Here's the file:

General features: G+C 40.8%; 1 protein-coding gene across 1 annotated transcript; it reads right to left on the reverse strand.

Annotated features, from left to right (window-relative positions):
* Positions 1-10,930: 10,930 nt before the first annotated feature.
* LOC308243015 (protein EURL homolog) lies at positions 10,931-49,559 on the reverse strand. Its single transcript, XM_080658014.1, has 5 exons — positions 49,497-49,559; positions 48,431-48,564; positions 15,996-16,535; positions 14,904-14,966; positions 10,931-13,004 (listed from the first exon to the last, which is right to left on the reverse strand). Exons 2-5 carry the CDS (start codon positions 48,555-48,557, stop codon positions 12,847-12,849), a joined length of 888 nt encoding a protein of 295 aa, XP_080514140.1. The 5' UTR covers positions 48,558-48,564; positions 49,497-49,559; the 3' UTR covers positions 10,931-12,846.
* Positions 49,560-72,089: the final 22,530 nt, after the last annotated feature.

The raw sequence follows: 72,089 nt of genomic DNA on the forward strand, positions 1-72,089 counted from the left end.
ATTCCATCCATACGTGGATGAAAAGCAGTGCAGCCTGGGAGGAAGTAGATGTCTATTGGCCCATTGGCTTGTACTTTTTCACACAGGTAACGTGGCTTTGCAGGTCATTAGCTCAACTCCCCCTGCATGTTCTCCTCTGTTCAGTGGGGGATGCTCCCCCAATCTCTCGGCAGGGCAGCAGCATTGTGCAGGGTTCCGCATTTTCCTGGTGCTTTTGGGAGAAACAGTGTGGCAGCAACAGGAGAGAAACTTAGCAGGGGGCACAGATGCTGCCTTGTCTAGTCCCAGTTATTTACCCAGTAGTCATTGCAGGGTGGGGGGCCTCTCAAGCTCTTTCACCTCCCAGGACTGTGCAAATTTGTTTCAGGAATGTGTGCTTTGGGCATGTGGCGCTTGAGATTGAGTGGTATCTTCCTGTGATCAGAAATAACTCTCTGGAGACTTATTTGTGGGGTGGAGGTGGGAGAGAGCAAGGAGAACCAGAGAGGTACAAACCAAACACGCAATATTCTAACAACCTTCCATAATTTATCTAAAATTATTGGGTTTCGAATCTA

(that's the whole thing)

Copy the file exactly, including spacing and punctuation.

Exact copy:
General features: G+C 40.8%; 1 protein-coding gene across 1 annotated transcript; it reads right to left on the reverse strand.

Annotated features, from left to right (window-relative positions):
* Positions 1-10,930: 10,930 nt before the first annotated feature.
* LOC308243015 (protein EURL homolog) lies at positions 10,931-49,559 on the reverse strand. Its single transcript, XM_080658014.1, has 5 exons — positions 49,497-49,559; positions 48,431-48,564; positions 15,996-16,535; positions 14,904-14,966; positions 10,931-13,004 (listed from the first exon to the last, which is right to left on the reverse strand). Exons 2-5 carry the CDS (start codon positions 48,555-48,557, stop codon positions 12,847-12,849), a joined length of 888 nt encoding a protein of 295 aa, XP_080514140.1. The 5' UTR covers positions 48,558-48,564; positions 49,497-49,559; the 3' UTR covers positions 10,931-12,846.
* Positions 49,560-72,089: the final 22,530 nt, after the last annotated feature.

The raw sequence follows: 72,089 nt of genomic DNA on the forward strand, positions 1-72,089 counted from the left end.
ATTCCATCCATACGTGGATGAAAAGCAGTGCAGCCTGGGAGGAAGTAGATGTCTATTGGCCCATTGGCTTGTACTTTTTCACACAGGTAACGTGGCTTTGCAGGTCATTAGCTCAACTCCCCCTGCATGTTCTCCTCTGTTCAGTGGGGGATGCTCCCCCAATCTCTCGGCAGGGCAGCAGCATTGTGCAGGGTTCCGCATTTTCCTGGTGCTTTTGGGAGAAACAGTGTGGCAGCAACAGGAGAGAAACTTAGCAGGGGGCACAGATGCTGCCTTGTCTAGTCCCAGTTATTTACCCAGTAGTCATTGCAGGGTGGGGGGCCTCTCAAGCTCTTTCACCTCCCAGGACTGTGCAAATTTGTTTCAGGAATGTGTGCTTTGGGCATGTGGCGCTTGAGATTGAGTGGTATCTTCCTGTGATCAGAAATAACTCTCTGGAGACTTATTTGTGGGGTGGAGGTGGGAGAGAGCAAGGAGAACCAGAGAGGTACAAACCAAACACGCAATATTCTAACAACCTTCCATAATTTATCTAAAATTATTGGGTTTCGAATCTA